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CDC in Kyrgyzstan

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Kyrgyzstan at a Glance

  • Population: 5,667,800
  • Per capita income: $2,200
  • Life expectancy at birth women/men: 73/65 yrs
  • Infant mortality rate: 25/1,000 live births
Source: Population Reference Bureau World Population Data Sheet, 2011

Map of KyrgyzstanThe Centers for Disease Control and Prevention (CDC) has been collaborating with Ministry of Health in the Kyrgyz Republic since 1995 to better recognize and respond to serious public health threats. In 1995, CDC formally established an office in Almaty, Kazakhstan, to serve as the home base for coordinating activities in five countries of Central Asia. CDC aims to strengthen the capacity to detect, prevent, and control disease and respond to public health threats in the Kyrgyz Republic. In 2011, CDC opened its country office in Bishkek, Kyrgyzstan.


Through its Central Asia Regional Global HIV/AIDS office in Almaty, Kazakhstan and country office in Bishkek, CDC provides support to the Ministry of Health (MOH) and other partners in Kyrgyzstan. This support includes direct technical assistance to the MOH and other indigenous partners in strengthening their HIV prevention, and care and treatment programs and health systems capacity. CDC strengthens public health systems in Kyrgyzstan by focusing on strategic information, blood safety, injection safety, laboratory services, and prevention for at-risk and vulnerable populations for HIV/AIDS treatment and care services.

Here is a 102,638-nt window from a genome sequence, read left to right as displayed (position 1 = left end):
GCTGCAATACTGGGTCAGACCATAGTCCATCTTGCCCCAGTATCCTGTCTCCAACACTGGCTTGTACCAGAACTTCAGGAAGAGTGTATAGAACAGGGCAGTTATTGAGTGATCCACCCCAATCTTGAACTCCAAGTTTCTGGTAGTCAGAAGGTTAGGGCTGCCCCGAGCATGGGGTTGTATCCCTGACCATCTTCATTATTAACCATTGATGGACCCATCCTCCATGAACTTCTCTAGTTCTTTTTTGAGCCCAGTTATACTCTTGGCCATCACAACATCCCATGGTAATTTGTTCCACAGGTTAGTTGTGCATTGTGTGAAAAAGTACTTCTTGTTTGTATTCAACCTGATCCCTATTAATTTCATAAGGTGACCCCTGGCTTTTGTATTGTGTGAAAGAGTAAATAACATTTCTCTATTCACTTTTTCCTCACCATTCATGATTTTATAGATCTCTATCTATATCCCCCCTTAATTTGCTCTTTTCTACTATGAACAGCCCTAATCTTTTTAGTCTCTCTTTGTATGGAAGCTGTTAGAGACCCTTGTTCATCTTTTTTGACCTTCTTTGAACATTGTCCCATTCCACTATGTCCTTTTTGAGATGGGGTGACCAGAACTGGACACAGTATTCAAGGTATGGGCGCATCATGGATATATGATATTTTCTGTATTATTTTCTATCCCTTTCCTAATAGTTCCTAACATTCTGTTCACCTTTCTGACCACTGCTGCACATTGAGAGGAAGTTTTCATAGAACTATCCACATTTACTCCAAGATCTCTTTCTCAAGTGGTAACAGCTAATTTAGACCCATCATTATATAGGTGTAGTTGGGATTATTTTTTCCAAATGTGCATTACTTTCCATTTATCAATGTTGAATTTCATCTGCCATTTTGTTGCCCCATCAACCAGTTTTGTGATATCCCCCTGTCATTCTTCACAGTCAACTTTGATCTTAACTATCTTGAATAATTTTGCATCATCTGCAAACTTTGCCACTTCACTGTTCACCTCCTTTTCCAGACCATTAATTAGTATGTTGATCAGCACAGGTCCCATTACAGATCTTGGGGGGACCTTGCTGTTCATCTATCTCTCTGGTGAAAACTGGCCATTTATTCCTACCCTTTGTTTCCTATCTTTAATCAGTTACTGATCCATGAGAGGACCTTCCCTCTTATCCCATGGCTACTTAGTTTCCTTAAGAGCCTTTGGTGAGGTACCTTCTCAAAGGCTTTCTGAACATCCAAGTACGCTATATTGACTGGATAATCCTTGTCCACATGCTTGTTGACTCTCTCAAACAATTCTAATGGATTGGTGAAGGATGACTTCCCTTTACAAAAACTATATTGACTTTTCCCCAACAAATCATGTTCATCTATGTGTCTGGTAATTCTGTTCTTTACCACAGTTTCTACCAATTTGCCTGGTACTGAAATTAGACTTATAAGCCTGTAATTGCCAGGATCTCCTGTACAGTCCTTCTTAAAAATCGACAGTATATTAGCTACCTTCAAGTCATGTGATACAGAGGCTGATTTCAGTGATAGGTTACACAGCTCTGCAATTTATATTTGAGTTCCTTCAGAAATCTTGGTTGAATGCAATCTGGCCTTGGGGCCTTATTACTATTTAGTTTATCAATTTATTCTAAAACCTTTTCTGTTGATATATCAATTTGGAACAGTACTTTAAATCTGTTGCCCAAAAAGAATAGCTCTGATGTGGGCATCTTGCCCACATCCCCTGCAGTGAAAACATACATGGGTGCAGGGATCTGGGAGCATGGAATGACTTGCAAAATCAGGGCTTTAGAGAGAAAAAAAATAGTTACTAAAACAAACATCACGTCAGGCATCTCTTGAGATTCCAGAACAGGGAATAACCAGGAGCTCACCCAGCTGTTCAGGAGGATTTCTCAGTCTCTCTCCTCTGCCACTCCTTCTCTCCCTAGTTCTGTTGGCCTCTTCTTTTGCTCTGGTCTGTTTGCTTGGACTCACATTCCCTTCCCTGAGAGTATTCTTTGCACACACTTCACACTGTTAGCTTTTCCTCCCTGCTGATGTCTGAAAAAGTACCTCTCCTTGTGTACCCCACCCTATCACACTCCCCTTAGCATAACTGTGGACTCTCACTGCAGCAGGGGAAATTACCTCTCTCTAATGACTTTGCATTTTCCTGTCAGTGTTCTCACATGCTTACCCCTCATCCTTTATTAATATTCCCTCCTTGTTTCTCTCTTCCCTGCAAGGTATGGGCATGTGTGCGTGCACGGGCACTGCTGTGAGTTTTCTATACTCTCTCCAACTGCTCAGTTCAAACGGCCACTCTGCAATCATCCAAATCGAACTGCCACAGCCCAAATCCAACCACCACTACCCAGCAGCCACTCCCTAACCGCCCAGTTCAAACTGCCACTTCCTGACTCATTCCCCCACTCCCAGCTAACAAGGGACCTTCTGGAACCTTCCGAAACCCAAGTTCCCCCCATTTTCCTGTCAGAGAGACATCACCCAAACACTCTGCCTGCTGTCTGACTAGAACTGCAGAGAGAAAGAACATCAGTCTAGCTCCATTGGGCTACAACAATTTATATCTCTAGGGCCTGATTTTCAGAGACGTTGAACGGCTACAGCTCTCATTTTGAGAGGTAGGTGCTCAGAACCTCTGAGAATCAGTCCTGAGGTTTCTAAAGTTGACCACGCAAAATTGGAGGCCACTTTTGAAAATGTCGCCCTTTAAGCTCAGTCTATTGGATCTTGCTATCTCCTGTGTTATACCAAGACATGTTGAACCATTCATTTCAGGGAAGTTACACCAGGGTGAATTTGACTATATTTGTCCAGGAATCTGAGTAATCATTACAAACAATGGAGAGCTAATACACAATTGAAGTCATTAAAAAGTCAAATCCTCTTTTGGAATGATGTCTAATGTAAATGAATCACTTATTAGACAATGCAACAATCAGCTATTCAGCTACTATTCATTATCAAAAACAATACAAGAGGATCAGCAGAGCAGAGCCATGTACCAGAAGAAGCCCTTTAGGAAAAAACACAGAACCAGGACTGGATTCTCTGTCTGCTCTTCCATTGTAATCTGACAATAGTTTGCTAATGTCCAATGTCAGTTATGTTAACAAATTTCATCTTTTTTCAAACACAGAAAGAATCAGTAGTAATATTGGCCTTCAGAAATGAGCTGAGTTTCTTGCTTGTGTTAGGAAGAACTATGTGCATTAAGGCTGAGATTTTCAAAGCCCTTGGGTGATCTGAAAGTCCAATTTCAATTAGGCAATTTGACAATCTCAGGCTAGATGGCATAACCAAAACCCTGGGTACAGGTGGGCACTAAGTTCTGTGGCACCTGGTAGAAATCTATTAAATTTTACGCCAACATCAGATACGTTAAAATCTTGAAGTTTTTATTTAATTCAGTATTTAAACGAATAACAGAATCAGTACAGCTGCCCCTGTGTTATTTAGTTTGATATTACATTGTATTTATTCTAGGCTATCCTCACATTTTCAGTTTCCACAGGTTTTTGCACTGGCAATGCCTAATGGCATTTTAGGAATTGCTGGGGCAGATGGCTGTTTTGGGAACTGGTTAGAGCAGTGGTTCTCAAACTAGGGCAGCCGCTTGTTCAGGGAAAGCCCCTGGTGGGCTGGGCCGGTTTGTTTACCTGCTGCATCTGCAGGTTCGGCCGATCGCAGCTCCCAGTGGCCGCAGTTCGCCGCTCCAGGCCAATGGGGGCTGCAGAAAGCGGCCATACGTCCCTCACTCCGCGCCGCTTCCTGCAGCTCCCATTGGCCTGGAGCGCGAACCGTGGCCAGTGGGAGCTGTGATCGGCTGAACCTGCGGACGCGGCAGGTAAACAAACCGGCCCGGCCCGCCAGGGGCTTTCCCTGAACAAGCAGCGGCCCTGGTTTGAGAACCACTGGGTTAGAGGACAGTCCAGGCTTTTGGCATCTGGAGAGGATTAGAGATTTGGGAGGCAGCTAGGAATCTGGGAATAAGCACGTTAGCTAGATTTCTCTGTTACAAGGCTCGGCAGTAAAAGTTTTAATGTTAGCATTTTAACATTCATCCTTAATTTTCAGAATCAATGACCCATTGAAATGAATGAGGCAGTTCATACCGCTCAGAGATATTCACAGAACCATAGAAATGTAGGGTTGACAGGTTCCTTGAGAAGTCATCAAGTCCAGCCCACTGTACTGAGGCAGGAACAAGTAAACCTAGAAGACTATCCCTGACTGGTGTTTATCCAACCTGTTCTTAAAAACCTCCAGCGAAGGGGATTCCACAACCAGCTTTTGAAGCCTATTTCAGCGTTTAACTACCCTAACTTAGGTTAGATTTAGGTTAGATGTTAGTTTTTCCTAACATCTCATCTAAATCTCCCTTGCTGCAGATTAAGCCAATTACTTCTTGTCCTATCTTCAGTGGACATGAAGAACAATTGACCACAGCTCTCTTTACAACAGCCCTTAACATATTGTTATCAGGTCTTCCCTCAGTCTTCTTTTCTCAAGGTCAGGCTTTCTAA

KyrgyzstanSpecific prevention activities are designed to implement evidence-based pilot programs to illustrate and test prevention programs, identify and adopt cost effective modes of service delivery, and expand prevention and related services for high-risk populations. Similarly, focus areas for HIV care and treatment services are to build the capacity of clinicians through training and on-the-job mentoring, strengthen HIV and opportunistic infection treatment and care services, develop clinical guidelines for screening and managing HIV infection, and enhance screening for and diagnosis of HIV infection and co-infection.

Strengthening Laboratory Capacity

Impact in Kyrgyzstan

  • 14 epidemiologists from Kyrgyz Republic have been trained in modern methods of epidemiology as part of CDC/CAR’s Field Epidemiology and Laboratory Training Program (FELTP) and have developed capacity to improve the health of the country’s citizens.
  • CDC facilitated nation-wide implementation of an electronic HIV case-management system (EHCMS) in Kazakhstan and has begun nation-wide implementation of EHCMS in Kyrgyzstan and Tajikistan.
  • CDC conducted assessments of HIV Integrated Bio-Behavioral Surveillance (IBBS) in Kazakhstan, Kyrgyzstan, and Uzbekistan. To address deficiencies identified by the assessments, CDC supported national technical working groups to draft and implement new standard operating procedures for IBBS.

CDC efforts to strengthen partner country laboratory diagnostic capacity and capability to safely and rapidly assess public health emergencies is an office-wide approach that focuses on strengthening the safety of the blood supply, diagnosing hepatitis and influenza, and examining antimicrobial susceptibility.

Global Disease Detection (GDD)